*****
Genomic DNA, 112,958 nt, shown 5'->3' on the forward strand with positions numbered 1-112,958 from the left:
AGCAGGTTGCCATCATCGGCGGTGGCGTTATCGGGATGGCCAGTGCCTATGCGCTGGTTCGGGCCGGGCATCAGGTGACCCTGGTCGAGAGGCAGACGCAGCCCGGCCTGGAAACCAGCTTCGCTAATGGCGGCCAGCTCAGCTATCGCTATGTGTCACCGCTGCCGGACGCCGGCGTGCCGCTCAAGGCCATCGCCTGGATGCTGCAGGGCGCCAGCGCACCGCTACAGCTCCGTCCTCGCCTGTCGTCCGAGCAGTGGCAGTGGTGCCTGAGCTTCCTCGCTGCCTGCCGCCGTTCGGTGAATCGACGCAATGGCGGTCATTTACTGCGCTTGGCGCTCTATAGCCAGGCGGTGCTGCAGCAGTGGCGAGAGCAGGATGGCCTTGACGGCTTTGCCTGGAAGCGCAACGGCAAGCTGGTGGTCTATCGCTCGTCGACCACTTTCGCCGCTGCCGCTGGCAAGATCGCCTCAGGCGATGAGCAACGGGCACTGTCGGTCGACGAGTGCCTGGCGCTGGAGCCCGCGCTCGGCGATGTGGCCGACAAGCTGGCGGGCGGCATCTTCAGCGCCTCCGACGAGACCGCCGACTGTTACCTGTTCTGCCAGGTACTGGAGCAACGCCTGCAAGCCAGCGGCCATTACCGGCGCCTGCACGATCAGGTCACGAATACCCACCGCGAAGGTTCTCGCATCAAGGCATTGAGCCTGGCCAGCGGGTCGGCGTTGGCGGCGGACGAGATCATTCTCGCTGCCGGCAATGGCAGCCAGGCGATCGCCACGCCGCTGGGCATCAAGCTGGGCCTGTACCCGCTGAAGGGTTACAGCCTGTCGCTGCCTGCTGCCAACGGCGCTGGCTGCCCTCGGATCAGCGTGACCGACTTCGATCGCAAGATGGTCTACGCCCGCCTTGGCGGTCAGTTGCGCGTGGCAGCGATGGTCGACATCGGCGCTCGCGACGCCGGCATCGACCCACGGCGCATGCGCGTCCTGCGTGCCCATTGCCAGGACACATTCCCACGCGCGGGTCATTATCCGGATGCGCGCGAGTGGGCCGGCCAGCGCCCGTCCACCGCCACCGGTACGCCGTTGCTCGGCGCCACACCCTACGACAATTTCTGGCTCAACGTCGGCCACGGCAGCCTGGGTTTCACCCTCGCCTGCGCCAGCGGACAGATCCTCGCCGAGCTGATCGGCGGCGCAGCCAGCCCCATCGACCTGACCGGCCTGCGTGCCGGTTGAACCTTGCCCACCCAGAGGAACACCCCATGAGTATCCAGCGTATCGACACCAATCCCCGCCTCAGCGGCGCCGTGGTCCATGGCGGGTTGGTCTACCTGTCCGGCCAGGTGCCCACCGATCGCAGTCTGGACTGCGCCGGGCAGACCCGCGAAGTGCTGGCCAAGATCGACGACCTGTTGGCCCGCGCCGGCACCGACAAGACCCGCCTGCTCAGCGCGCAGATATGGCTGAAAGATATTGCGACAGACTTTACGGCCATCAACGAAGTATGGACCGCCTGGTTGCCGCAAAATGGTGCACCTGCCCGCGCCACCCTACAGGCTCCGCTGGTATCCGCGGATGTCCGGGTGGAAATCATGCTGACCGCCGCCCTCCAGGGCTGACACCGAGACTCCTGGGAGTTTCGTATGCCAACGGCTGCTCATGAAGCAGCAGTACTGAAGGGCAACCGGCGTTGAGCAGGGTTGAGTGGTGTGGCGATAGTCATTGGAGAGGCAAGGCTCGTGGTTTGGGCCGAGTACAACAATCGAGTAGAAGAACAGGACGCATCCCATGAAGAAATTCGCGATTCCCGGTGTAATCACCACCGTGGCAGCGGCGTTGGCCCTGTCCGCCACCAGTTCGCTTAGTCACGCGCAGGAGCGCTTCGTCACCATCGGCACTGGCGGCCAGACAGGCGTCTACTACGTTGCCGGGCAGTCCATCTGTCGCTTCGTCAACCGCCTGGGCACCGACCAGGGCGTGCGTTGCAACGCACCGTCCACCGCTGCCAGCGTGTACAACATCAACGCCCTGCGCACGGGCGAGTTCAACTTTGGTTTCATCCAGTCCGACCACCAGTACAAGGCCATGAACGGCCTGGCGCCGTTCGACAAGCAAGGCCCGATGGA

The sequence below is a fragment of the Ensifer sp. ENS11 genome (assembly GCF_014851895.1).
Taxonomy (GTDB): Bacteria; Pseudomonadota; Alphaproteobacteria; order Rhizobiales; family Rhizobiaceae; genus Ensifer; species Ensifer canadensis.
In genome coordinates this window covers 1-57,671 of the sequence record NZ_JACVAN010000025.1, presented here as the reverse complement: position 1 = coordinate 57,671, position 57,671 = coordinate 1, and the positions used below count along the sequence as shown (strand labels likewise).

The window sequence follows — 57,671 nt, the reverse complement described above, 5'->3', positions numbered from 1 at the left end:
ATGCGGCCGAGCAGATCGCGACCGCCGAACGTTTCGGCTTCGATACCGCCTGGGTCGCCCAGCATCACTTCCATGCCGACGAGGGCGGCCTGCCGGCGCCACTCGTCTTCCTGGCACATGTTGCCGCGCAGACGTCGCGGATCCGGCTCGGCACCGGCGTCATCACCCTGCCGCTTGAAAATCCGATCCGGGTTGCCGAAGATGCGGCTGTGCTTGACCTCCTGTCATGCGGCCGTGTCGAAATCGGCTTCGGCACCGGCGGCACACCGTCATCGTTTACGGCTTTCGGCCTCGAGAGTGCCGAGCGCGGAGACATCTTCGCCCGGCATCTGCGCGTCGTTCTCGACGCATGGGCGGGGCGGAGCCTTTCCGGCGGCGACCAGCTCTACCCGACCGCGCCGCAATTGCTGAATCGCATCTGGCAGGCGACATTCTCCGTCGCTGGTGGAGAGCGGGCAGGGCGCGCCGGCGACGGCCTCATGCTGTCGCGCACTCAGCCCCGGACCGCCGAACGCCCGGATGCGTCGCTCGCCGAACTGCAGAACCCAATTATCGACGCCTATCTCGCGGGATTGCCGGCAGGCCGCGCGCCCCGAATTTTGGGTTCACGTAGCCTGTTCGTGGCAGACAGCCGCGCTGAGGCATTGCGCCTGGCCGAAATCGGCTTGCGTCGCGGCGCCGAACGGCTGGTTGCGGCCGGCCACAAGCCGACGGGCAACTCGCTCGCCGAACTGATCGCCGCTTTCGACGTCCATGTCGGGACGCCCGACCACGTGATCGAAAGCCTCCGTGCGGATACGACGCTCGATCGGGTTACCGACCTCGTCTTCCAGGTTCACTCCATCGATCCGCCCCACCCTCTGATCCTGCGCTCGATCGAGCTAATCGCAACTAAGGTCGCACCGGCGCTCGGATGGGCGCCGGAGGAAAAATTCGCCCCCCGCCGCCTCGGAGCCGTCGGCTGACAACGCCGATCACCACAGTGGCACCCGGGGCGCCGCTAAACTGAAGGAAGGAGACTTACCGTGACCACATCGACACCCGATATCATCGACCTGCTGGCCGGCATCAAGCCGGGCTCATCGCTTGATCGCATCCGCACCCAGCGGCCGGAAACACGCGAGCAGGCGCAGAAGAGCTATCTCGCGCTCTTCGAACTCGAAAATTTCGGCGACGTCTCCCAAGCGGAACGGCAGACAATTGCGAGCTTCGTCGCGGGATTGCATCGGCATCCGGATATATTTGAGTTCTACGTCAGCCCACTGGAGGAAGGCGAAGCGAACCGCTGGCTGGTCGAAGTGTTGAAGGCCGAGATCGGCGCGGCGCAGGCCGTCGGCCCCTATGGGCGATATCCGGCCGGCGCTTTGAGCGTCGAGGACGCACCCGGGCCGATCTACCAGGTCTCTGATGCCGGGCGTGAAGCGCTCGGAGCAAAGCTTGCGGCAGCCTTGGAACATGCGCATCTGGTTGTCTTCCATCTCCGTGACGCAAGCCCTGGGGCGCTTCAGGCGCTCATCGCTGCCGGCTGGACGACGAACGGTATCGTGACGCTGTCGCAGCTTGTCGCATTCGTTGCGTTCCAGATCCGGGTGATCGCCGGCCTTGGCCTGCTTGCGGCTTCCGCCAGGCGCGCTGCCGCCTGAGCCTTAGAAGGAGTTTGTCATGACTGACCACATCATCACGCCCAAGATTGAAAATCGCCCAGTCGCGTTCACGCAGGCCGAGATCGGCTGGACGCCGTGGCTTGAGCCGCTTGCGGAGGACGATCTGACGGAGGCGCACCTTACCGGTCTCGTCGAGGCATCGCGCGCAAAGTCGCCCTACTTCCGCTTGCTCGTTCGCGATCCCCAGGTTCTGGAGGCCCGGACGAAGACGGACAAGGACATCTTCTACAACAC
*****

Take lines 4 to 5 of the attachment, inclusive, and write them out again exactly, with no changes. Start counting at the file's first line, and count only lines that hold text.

Taxonomy (GTDB): Bacteria; Pseudomonadota; Alphaproteobacteria; order Rhizobiales; family Rhizobiaceae; genus Ensifer; species Ensifer canadensis.
In genome coordinates this window covers 1-57,671 of the sequence record NZ_JACVAN010000025.1, presented here as the reverse complement: position 1 = coordinate 57,671, position 57,671 = coordinate 1, and the positions used below count along the sequence as shown (strand labels likewise).